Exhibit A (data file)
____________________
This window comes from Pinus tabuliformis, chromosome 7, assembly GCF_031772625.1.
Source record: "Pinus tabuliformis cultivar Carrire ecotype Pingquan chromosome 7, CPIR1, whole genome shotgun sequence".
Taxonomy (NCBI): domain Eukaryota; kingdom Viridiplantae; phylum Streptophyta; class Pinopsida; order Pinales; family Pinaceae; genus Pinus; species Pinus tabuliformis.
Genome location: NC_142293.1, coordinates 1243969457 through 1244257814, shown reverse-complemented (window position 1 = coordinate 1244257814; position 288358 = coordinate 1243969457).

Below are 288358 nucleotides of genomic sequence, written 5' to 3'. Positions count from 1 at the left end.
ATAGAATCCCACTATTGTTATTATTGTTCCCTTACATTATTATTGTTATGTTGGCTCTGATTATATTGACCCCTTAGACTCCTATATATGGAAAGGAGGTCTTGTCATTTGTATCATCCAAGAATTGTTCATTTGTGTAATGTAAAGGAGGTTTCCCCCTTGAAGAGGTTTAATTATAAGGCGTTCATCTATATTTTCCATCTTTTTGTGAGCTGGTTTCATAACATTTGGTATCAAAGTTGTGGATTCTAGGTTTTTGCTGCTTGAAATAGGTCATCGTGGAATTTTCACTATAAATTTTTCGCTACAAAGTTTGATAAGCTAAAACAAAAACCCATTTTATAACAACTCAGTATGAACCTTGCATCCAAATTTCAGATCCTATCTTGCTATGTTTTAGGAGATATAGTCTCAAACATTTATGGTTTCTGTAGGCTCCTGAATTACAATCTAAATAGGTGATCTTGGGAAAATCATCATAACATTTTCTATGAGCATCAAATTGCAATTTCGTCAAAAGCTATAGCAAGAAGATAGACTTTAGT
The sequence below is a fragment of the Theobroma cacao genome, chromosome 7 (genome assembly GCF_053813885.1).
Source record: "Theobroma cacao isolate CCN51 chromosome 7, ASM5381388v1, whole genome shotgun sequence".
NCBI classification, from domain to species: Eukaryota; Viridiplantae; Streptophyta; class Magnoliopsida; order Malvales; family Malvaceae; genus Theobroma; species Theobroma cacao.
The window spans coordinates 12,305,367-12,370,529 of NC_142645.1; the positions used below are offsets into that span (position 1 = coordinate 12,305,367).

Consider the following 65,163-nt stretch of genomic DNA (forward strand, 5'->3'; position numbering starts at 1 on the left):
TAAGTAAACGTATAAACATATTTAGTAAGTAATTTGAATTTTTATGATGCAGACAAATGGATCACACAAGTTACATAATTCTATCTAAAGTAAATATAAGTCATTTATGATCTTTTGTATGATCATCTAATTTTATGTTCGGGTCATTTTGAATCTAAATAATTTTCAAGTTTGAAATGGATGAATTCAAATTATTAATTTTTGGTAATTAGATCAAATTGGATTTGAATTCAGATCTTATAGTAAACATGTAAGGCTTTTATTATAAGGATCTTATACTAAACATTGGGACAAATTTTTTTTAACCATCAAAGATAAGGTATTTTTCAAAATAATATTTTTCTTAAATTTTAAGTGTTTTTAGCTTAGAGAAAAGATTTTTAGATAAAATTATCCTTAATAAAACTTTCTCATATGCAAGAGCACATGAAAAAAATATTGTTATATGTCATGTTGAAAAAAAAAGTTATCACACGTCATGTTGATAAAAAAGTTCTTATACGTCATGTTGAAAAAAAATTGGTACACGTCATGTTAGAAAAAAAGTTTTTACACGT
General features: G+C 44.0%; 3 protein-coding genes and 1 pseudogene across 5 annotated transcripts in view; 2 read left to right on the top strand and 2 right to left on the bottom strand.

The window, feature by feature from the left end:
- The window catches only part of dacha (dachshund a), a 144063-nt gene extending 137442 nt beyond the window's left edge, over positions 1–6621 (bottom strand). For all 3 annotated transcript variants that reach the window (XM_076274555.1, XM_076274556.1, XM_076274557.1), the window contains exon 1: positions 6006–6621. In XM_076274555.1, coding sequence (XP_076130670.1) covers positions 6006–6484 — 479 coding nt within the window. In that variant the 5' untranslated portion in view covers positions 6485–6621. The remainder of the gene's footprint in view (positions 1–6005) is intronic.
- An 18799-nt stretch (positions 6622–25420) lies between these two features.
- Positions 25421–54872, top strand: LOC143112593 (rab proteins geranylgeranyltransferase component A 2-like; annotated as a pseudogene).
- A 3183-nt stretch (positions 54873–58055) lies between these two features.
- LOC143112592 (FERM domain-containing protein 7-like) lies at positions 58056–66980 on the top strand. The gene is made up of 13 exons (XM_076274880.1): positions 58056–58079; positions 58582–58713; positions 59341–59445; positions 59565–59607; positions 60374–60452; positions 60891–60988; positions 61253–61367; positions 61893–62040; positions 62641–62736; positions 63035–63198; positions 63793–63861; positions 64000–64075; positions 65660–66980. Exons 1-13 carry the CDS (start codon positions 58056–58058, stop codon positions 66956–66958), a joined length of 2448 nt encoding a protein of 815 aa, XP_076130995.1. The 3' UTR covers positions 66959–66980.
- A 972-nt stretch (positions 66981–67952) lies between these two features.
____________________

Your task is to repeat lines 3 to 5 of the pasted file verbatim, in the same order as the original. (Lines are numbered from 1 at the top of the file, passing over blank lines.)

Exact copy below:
Taxonomy (NCBI): domain Eukaryota; kingdom Viridiplantae; phylum Streptophyta; class Pinopsida; order Pinales; family Pinaceae; genus Pinus; species Pinus tabuliformis.
Genome location: NC_142293.1, coordinates 1243969457 through 1244257814, shown reverse-complemented (window position 1 = coordinate 1244257814; position 288358 = coordinate 1243969457).

Below are 288358 nucleotides of genomic sequence, written 5' to 3'. Positions count from 1 at the left end.